Virginia Tech Dendrology

hawthorn Rosaceae Crataegus spp. L. Listen to the Latin play symbol: CRATA
Leaf: Highly variable, but generally alternate, simple, 2 to 4 inches long, serrate and lobed (may be unlobed), subtending long thorns, dark green above and paler below.
Flower: Perfect, usually small white flowers, with 5 petals produced in clusters near the end of the twig, appearing in mid to late spring.
Fruit: Small pomes, generally 1/4 inch in diameter, yellow to red when mature; maturing in the early fall.
Twig: Slender, gray in color, with true terminal buds that are usually dark, shiny red and round. Most species have obvious, stiff, 1 inch long thorns; leaf scars contain 3 bundle scars.
Bark: Smooth and gray-brown when young, later turning darker and scaly.
Form: Generally very dense shrubs or small trees up to 25 feet.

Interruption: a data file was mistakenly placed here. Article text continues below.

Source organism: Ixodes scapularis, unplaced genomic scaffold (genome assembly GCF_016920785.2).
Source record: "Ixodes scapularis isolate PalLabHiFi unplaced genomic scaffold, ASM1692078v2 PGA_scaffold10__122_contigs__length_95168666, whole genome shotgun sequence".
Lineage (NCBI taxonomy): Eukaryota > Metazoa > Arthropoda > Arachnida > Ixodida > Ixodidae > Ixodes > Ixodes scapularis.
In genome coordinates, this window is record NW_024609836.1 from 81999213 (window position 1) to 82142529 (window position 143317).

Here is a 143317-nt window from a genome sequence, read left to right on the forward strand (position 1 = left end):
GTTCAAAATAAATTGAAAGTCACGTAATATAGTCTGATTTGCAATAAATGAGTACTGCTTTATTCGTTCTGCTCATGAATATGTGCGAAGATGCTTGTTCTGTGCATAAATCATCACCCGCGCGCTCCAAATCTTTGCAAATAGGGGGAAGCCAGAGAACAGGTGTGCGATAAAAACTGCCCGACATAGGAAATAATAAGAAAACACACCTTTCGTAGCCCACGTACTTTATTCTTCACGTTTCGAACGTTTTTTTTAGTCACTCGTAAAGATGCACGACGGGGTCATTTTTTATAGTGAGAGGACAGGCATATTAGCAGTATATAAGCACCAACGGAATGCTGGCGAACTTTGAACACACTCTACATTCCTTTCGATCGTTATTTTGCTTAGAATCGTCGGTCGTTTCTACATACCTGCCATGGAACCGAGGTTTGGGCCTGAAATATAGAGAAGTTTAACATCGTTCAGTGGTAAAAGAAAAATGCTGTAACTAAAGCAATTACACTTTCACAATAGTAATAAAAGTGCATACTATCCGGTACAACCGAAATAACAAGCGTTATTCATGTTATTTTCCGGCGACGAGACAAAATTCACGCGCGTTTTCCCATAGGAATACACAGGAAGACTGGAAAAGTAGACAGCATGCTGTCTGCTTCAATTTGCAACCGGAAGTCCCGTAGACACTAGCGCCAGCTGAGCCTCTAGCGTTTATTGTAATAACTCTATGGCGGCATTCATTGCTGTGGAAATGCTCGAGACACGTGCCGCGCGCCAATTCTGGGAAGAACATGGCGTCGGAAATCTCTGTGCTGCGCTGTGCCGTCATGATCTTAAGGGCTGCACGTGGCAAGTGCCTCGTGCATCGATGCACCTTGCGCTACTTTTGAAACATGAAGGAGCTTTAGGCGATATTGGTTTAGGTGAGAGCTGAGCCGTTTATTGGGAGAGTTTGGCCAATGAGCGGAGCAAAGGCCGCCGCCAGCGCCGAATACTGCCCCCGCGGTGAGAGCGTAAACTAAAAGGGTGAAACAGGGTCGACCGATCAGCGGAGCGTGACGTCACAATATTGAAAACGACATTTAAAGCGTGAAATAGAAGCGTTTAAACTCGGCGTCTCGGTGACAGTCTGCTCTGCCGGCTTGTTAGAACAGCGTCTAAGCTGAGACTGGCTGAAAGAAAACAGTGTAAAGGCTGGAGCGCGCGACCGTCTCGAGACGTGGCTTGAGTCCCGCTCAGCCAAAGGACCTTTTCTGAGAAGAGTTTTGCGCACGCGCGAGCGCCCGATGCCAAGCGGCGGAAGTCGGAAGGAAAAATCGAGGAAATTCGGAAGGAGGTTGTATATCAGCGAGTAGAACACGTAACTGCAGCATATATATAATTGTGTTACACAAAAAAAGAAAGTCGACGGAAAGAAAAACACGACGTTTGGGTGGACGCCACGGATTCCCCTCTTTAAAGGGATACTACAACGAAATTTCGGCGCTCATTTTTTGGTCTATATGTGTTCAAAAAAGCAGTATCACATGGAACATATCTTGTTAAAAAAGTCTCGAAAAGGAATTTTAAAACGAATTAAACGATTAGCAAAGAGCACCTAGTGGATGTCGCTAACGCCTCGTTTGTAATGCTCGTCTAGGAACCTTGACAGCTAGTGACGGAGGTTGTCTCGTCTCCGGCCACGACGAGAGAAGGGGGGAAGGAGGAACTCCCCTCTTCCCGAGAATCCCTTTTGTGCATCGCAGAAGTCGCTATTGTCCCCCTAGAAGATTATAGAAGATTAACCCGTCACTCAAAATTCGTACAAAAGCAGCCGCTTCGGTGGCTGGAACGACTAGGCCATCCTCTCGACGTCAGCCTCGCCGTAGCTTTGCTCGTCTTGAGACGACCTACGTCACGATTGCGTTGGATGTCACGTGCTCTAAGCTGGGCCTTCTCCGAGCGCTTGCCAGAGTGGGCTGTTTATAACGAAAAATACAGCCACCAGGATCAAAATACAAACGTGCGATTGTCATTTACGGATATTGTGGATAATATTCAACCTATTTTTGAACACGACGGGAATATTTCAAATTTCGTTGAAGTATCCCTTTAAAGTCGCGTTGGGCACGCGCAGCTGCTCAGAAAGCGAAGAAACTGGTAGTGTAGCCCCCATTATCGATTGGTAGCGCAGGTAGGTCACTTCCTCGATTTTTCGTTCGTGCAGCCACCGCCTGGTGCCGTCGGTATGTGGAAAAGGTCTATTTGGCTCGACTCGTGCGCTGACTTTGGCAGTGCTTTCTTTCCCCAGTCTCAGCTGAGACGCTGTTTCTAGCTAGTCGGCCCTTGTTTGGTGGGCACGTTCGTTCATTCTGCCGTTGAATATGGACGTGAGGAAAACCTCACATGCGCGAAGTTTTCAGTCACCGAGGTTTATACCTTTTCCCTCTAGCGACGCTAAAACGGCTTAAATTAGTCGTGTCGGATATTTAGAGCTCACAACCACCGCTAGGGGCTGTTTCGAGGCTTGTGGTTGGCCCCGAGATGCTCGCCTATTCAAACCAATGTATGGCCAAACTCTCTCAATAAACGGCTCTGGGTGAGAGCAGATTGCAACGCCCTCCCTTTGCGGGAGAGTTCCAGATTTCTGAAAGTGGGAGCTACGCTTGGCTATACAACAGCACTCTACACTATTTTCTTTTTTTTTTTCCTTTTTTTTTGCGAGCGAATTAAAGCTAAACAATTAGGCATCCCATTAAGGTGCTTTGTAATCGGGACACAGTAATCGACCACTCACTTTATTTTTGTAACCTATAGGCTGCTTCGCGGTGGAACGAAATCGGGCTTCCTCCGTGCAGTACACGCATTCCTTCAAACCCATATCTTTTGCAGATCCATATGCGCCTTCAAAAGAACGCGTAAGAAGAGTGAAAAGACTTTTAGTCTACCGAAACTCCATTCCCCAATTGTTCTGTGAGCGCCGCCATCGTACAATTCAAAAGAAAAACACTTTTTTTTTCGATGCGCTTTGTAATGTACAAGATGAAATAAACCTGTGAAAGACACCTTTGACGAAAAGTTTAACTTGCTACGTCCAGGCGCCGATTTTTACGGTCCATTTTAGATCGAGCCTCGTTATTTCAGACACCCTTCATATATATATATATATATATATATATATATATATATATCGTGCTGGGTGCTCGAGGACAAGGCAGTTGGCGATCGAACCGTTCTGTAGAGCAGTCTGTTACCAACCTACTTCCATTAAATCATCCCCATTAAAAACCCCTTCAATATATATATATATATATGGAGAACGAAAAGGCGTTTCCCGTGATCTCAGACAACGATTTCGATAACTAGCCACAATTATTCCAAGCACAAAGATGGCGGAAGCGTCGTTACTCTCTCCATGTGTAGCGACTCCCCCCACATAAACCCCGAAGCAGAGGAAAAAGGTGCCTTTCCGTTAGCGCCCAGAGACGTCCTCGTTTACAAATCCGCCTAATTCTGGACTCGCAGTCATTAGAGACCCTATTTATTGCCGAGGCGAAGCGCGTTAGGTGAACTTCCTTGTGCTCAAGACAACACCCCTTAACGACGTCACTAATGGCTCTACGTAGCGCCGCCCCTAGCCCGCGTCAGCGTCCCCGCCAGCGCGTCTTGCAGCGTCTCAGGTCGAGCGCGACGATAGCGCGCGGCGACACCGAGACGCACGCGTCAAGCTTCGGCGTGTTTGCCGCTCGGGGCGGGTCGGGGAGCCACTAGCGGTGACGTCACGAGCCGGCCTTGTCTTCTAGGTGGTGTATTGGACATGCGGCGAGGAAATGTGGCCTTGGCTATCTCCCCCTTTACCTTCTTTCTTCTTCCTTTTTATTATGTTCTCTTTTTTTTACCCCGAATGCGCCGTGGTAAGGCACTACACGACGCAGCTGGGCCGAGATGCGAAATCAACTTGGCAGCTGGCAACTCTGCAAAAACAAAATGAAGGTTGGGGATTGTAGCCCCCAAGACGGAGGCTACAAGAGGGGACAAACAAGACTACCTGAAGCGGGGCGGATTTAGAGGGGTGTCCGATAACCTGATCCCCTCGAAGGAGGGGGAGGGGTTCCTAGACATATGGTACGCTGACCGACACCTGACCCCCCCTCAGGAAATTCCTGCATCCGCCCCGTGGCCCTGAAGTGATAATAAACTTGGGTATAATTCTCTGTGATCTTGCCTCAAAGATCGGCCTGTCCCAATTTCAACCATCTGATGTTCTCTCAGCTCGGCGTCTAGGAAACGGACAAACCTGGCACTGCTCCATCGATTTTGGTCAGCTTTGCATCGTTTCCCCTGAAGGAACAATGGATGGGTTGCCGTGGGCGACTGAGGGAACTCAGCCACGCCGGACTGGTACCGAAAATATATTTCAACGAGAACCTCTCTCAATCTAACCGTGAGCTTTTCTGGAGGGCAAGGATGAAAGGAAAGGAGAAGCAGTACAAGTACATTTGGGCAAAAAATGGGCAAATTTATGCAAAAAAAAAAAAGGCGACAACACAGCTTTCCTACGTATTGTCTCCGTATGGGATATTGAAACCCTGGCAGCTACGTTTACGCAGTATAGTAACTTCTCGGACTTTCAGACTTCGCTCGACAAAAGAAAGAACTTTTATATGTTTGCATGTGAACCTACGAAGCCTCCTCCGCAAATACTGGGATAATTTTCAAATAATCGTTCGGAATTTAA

Looks like: apple - Callery pear - Oregon crabapple - oceanspray
leaf flower fruit twig bark form1 map
Additional Range Information: Crataegus spp. is native to North America. Range may be expanded by planting. See states reporting hawthorn.
More Information: Fall Color - Landowner Factsheet
External Links: USDAFS Additional Silvics - USDA Plants Database - Horticulture Information
All material © 2018 Virginia Tech Dept. of Forest Resources and Environmental Conservation; Photos and text by: John Seiler, Edward Jensen, Alex Niemiera, and John Peterson; Silvics reprinted from Ag Handbook 654